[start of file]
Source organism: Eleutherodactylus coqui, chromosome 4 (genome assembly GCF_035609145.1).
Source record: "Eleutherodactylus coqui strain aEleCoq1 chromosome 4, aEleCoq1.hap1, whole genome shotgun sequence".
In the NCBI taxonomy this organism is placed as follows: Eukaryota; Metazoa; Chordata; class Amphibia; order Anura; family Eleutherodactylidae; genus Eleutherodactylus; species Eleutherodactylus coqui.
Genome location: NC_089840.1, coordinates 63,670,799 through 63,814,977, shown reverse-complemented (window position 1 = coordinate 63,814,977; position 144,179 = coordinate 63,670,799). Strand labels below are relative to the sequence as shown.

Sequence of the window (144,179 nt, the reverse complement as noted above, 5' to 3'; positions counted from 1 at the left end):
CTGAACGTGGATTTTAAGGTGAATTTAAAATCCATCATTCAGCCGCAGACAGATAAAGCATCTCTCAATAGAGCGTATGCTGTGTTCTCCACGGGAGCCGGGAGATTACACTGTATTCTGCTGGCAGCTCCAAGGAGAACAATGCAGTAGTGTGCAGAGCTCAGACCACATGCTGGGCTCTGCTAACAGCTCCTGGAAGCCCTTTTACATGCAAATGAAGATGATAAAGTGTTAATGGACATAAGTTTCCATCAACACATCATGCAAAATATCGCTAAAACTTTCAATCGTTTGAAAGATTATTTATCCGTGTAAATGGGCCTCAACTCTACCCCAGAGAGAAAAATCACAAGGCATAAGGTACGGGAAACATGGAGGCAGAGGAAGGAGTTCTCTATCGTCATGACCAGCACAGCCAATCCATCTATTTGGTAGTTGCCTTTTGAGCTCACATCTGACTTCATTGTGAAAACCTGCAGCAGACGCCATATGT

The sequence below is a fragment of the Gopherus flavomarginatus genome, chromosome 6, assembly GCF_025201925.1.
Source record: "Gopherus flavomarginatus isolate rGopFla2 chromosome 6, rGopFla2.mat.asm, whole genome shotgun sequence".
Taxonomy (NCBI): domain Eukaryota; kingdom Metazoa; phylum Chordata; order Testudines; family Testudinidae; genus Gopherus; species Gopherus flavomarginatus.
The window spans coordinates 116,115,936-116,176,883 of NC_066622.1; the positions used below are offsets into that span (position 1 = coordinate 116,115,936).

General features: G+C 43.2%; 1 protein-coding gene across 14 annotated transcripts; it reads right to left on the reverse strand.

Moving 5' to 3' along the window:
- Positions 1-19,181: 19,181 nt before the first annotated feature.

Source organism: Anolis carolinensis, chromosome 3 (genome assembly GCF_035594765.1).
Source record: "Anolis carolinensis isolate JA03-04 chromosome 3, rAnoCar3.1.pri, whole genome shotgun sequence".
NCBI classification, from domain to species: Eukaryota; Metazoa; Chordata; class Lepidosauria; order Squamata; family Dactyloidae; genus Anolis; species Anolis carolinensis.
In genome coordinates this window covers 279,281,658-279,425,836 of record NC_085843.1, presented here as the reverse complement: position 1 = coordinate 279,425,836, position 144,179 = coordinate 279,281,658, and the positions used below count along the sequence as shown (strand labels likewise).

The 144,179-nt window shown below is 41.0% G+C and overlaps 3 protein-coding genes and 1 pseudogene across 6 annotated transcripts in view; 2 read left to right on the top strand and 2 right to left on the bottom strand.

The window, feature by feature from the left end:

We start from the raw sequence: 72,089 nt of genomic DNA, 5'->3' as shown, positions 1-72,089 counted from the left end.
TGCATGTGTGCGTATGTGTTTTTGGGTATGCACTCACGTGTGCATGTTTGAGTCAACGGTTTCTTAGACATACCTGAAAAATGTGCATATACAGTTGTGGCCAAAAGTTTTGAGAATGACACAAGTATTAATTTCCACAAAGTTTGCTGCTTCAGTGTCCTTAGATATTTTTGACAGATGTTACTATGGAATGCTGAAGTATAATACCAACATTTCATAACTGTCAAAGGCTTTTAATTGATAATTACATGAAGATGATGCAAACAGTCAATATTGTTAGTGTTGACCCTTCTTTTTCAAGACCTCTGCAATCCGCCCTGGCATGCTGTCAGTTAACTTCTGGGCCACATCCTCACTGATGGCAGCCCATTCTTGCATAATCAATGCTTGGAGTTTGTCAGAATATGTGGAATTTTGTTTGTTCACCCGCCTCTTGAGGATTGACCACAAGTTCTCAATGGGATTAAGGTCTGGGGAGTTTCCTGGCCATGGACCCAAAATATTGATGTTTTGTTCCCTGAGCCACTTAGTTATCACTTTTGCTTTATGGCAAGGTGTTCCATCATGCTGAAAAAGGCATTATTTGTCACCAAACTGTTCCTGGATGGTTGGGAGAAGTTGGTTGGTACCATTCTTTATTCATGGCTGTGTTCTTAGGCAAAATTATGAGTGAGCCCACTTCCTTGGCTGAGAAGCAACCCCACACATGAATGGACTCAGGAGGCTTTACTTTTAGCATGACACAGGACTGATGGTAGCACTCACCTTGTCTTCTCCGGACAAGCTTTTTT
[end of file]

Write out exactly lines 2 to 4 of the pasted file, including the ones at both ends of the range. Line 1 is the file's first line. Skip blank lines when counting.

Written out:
Source record: "Eleutherodactylus coqui strain aEleCoq1 chromosome 4, aEleCoq1.hap1, whole genome shotgun sequence".
In the NCBI taxonomy this organism is placed as follows: Eukaryota; Metazoa; Chordata; class Amphibia; order Anura; family Eleutherodactylidae; genus Eleutherodactylus; species Eleutherodactylus coqui.
Genome location: NC_089840.1, coordinates 63,670,799 through 63,814,977, shown reverse-complemented (window position 1 = coordinate 63,814,977; position 144,179 = coordinate 63,670,799). Strand labels below are relative to the sequence as shown.